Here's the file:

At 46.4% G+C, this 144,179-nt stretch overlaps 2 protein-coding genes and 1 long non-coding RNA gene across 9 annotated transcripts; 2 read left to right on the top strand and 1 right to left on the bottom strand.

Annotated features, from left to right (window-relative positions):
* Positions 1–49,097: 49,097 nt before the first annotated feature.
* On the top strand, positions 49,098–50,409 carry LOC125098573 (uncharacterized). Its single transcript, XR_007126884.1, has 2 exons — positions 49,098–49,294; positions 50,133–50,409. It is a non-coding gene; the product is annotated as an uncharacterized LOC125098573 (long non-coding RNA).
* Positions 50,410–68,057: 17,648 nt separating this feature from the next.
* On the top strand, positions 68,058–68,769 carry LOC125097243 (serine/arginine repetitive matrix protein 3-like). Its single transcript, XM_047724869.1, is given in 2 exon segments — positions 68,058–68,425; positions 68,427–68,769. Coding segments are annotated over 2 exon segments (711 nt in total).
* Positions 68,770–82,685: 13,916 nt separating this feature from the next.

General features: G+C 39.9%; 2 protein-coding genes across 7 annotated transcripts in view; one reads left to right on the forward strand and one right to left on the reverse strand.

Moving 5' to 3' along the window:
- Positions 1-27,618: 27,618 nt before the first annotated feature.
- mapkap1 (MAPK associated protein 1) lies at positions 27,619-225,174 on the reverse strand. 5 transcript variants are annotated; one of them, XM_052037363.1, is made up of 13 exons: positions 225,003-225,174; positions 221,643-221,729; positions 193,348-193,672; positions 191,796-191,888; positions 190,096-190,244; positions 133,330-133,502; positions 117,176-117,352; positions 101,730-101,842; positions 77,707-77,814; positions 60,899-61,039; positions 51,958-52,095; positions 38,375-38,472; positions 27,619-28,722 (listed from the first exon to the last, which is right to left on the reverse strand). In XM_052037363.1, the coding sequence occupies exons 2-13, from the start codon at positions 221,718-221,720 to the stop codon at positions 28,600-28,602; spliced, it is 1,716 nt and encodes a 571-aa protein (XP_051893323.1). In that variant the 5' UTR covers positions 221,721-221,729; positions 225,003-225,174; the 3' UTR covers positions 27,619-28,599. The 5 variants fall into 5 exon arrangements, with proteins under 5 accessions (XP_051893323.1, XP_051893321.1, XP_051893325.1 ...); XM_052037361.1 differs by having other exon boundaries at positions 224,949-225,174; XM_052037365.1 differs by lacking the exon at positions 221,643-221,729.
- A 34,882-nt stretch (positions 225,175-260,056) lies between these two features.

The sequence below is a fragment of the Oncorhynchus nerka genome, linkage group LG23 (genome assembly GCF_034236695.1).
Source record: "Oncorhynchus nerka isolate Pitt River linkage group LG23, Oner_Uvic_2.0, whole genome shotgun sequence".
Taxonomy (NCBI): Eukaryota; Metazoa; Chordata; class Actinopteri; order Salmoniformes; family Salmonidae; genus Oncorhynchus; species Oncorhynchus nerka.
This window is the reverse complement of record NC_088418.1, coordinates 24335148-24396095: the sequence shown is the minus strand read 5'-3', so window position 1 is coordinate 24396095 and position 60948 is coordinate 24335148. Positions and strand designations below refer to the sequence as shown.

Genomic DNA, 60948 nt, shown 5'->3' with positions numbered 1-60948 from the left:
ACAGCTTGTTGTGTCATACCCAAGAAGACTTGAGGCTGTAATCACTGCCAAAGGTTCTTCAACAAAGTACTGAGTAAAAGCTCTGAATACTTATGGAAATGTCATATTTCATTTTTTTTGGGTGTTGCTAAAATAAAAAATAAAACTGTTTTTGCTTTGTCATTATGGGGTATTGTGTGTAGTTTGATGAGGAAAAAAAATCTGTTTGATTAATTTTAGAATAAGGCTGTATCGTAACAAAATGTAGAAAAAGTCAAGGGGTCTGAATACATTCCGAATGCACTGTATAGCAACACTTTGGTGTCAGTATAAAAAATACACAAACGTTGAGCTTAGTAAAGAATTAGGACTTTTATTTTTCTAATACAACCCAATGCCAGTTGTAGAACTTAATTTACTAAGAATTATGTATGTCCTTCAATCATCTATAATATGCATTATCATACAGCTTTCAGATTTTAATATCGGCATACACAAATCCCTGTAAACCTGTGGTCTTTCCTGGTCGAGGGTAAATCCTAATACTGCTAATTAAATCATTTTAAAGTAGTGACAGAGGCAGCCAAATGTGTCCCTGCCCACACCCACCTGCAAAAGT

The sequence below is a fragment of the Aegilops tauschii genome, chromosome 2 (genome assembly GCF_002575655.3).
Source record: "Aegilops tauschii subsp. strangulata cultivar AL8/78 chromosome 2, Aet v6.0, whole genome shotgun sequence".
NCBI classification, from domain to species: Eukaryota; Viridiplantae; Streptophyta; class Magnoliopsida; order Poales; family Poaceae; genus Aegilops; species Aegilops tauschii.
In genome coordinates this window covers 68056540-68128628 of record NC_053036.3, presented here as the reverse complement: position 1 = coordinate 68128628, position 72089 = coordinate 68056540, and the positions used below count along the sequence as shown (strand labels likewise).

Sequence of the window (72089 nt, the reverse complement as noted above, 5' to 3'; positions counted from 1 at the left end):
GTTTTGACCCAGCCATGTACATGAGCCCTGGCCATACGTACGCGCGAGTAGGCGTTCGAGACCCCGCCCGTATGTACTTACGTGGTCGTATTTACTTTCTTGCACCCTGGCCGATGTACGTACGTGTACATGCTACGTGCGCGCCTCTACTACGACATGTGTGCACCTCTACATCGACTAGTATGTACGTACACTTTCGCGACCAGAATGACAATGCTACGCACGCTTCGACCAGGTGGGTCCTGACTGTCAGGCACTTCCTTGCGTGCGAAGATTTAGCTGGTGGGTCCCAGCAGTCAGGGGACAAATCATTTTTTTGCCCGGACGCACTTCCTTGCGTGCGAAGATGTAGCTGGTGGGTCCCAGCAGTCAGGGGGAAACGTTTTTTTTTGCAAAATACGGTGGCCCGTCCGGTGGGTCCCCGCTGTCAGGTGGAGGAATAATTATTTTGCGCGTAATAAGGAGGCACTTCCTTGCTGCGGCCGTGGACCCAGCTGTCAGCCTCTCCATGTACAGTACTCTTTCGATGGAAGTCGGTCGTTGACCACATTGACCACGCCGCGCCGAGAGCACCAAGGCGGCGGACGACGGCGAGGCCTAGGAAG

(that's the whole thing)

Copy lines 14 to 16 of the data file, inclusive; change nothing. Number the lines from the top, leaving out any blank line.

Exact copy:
Source record: "Oncorhynchus nerka isolate Pitt River linkage group LG23, Oner_Uvic_2.0, whole genome shotgun sequence".
Taxonomy (NCBI): Eukaryota; Metazoa; Chordata; class Actinopteri; order Salmoniformes; family Salmonidae; genus Oncorhynchus; species Oncorhynchus nerka.
This window is the reverse complement of record NC_088418.1, coordinates 24335148-24396095: the sequence shown is the minus strand read 5'-3', so window position 1 is coordinate 24396095 and position 60948 is coordinate 24335148. Positions and strand designations below refer to the sequence as shown.